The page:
November 01, 2001

 

 Board member looks after New York City constituents - November 1, 2001

Posted October 15, 2001

 

From his small animal practice in Cranston, R.I., AVMA Executive Board member, Dr. Henry E. Childers has maintained close contact with the veterinary community in New York City, inquiring after their well-being and needs in the wake of the Sept. 11 terrorist attack.

His District 1 encompasses New York, so Dr. Childers has extended offers of help and, in some cases, just been there to listen to veterinarians living through the ordeal.

"My constituents are saddened by the tragedy and want to help, but they realize there is only so much space to work in, and there are already enough veterinarians to treat the animals."

On Sept. 11, Dr. Childers was attending the last day of the New England VMA meeting in Providence with other veterinarians when their spouses interrupted the meeting to alert them to the terrorist attacks.

"At the meeting, people were asking me what they can do. We're all wrestling with that. Since then I've received a lot of calls from my constituents in District 1, in areas surrounding New York City, such as Westchester County."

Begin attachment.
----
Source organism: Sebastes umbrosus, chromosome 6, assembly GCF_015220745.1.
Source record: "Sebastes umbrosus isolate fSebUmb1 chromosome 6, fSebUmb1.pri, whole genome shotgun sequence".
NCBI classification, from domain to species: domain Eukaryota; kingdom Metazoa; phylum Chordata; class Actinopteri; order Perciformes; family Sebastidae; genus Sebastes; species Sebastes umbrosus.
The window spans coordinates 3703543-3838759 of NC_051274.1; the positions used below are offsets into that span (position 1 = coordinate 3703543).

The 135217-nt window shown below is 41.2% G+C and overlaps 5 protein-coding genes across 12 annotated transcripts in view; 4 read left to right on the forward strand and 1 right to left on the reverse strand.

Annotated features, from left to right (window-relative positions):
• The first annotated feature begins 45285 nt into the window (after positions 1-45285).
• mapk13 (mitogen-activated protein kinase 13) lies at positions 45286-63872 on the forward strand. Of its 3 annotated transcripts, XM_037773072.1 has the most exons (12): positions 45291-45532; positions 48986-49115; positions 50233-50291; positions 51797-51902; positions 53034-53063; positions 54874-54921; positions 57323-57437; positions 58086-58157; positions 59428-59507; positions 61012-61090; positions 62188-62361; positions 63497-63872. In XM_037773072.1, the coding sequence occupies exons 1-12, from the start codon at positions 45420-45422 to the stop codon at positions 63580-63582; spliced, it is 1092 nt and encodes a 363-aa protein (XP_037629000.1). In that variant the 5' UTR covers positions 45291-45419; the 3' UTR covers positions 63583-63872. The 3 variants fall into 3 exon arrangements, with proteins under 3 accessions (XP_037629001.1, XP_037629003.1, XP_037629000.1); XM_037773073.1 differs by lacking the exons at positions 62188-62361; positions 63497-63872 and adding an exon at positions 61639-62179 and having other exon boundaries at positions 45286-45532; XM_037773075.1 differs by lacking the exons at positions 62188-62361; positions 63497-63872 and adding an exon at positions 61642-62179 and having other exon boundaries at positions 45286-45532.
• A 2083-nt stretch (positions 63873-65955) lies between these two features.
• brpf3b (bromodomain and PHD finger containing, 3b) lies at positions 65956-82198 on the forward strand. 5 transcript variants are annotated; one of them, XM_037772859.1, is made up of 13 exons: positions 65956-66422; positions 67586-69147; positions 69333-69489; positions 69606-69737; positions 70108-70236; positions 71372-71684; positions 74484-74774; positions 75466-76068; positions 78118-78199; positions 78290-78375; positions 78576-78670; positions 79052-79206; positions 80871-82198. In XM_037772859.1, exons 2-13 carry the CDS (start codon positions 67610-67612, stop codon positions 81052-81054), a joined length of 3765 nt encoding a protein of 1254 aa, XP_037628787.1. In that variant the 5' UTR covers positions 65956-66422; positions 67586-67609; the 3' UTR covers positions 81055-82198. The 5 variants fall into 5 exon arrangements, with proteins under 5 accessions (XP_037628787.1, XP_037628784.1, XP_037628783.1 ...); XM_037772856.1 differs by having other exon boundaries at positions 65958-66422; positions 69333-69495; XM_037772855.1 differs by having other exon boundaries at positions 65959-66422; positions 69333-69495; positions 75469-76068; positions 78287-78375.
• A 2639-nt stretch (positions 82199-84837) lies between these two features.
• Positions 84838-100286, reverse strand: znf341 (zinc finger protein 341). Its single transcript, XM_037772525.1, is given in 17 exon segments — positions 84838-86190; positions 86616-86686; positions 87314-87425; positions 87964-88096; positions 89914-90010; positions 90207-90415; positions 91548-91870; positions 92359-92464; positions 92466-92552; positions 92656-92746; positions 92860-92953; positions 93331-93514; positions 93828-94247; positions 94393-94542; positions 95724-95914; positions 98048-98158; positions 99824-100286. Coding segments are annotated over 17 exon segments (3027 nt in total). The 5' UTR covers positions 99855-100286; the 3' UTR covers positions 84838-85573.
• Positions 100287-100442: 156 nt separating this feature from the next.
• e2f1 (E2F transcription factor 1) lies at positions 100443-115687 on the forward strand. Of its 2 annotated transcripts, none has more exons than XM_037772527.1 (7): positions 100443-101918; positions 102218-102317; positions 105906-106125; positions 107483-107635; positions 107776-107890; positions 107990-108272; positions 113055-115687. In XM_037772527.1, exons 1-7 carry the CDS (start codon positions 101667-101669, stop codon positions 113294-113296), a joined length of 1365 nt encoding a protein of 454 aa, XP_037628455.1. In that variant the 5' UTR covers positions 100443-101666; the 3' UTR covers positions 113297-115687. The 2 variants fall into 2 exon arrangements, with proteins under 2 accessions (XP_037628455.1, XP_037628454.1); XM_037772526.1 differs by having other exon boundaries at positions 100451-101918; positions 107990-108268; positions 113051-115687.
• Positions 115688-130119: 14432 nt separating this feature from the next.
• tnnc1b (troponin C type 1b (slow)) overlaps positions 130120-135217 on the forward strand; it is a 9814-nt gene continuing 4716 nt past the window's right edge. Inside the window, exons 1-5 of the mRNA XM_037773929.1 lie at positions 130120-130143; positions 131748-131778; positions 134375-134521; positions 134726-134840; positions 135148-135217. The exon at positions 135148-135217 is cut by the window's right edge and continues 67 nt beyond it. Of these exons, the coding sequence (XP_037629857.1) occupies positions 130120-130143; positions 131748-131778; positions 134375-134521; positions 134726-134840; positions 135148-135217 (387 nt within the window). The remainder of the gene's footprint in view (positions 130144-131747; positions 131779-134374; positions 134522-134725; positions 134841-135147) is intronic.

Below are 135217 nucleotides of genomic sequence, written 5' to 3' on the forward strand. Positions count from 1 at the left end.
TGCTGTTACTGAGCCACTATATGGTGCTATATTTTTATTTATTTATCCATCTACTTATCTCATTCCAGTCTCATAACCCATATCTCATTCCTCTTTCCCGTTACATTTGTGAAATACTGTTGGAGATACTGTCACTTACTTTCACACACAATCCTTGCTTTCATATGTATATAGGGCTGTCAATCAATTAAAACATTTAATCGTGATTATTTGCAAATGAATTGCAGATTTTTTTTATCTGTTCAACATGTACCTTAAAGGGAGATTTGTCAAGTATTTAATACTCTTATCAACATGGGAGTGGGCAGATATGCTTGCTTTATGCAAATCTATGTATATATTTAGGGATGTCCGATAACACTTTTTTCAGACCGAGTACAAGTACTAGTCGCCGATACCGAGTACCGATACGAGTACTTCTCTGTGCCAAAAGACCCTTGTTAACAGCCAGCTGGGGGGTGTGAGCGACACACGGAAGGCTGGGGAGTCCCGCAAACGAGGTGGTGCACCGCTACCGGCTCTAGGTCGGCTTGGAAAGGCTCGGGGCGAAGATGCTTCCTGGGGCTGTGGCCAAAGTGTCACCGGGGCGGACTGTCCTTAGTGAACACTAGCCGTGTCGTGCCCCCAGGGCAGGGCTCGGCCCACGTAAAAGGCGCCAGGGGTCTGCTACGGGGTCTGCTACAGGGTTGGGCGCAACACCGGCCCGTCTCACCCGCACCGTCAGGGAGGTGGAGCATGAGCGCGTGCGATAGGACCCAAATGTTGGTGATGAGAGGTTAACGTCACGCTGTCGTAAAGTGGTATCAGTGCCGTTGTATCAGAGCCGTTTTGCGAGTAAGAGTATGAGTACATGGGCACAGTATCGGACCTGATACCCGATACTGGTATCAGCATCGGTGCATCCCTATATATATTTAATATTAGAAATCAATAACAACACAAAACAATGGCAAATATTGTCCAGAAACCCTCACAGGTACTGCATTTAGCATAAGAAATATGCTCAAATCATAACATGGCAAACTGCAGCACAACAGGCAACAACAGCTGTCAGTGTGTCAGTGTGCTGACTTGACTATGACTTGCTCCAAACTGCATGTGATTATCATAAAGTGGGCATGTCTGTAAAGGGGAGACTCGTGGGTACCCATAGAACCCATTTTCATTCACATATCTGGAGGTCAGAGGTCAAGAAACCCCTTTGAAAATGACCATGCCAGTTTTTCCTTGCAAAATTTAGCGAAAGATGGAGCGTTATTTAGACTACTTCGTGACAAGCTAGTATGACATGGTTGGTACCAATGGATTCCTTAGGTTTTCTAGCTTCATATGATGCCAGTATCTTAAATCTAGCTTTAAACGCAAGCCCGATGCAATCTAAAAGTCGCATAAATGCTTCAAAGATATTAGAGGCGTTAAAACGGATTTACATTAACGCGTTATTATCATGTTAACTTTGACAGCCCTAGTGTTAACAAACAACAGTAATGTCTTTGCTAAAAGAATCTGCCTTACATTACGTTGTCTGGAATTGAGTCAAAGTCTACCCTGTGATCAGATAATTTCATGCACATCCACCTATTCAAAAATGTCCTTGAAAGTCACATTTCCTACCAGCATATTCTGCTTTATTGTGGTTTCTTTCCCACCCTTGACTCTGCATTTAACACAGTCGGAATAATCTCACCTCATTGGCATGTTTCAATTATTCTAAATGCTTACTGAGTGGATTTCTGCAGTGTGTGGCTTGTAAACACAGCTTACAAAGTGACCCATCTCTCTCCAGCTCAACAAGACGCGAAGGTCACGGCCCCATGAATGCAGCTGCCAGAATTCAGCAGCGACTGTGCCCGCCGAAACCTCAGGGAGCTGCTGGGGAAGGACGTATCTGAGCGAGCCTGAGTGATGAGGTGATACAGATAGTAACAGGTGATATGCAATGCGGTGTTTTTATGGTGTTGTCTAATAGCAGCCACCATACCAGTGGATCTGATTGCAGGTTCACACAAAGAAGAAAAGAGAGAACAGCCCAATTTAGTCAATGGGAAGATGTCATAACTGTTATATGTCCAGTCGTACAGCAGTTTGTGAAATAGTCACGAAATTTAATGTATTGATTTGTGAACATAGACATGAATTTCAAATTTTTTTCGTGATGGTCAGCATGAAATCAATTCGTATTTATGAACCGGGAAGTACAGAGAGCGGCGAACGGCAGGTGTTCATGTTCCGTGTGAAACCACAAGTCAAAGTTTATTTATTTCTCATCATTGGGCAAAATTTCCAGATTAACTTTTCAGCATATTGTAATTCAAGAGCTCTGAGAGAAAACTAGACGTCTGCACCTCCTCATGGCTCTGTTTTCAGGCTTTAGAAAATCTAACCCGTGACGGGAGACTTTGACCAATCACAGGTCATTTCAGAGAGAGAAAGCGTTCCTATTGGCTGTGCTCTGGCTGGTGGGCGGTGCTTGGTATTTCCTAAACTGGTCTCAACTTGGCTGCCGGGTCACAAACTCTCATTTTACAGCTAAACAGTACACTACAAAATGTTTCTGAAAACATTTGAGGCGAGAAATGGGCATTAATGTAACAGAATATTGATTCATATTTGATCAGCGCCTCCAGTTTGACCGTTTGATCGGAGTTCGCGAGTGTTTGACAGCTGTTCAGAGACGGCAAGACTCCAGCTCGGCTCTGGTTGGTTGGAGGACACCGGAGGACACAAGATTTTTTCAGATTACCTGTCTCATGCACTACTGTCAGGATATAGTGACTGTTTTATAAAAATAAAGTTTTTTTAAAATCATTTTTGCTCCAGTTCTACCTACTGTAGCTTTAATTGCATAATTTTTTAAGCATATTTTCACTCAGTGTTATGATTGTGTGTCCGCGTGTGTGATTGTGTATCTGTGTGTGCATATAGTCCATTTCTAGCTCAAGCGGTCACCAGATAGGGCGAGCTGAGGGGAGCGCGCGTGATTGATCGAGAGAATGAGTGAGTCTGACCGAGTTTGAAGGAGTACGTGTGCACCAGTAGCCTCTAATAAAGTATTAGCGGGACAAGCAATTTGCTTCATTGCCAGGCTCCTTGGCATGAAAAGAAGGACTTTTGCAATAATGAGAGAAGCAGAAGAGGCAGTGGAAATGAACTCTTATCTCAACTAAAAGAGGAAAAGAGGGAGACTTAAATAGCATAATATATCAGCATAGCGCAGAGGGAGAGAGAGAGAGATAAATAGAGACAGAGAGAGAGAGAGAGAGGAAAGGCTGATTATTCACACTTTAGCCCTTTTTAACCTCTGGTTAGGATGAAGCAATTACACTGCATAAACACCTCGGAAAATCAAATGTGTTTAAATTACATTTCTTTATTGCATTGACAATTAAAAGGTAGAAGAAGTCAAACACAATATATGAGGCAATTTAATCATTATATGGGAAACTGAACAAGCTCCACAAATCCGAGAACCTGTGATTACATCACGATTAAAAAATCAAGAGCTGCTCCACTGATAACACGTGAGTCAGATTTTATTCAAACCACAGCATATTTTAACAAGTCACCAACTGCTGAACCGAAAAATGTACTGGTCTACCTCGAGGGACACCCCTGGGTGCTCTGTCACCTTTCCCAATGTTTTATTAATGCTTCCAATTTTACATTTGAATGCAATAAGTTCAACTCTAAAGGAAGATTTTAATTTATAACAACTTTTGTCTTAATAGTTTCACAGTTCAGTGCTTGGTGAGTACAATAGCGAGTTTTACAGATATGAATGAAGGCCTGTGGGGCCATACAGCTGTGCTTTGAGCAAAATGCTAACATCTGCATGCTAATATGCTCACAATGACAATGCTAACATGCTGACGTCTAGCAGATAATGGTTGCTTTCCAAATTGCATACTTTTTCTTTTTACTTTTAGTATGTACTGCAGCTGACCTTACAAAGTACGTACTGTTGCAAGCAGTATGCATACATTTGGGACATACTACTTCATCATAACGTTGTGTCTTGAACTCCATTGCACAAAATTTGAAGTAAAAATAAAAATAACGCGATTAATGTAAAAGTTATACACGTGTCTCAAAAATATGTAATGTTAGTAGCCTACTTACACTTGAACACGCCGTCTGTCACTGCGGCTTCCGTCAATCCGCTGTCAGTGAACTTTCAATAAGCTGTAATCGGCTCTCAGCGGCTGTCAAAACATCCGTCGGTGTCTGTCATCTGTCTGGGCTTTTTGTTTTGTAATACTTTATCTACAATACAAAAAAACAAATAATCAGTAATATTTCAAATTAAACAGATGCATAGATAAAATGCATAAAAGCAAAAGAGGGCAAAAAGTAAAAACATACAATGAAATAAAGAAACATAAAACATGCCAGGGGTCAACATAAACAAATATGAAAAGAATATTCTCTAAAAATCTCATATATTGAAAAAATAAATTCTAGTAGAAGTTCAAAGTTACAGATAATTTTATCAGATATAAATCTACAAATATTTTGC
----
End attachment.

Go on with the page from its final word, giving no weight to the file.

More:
When they ask, Dr. Childers suggests they keep informed by following the work of the VMATs and reading AVMA and public news reports, and add their names to lists of volunteers, such as those compiled by Dr. Barbara Kalvig of the New York Animal Hospital in Manhattan and Dr. Mitchell Kornet of the Long Island VMA, whose disaster-preparedness plan proved invaluable.

Dr. Frederick Tierney, New York delegate to the AVMA, has a practice at 65th Street in the city. He indicated to Dr. Childers that members of the Long Island VMA—comprising the Suffolk County and Nassau County VMAs—and the VMA of New York City coordinated their efforts to supplement those of the Veterinary Medical Assistance Teams. They have also been working with the New York State VMS, New York Center for Animal Care and Control, AVMA, various humane groups, and private hospitals such as the Animal Medical Center.

Dr. Tierney said the New York State VMS has committed to donating $1,000 to the American Veterinary Medical Foundation to help fund VMAT work.

Dr. Childers has also been in touch with his friend, Dr. Barry Kellogg, leader of VMAT-1, as well as staff at the Animal Medical Center, among them, Dr. Ann Hohenhaus, head of medicine. Her husband, Dr. Philip Fox, a cardiologist at AMC and member of the AVMA Council on Research, had received a call from a police officer asking the AMC to help a search-and-rescue dog. Every day since then, the AMC has been sending veterinary personnel to help, including Dr. Michael Garvey, director of the Bobst Hospital at AMC. Dogs with serious problems are transported to the AMC.

New York State VMS Executive Director Julie Lawton is aware of only one veterinary meeting in New York that was canceled: a Sept. 11 CE session. The NYSVMS annual meeting will be held as scheduled, Nov. 1–4 at Kerhonkson, in the Catskills. AVMA president, Dr. James Brandt, and Dr. Childers will be there. As Dr. Childers noted, "President Bush and our other leaders want us to proceed and lead normal lives."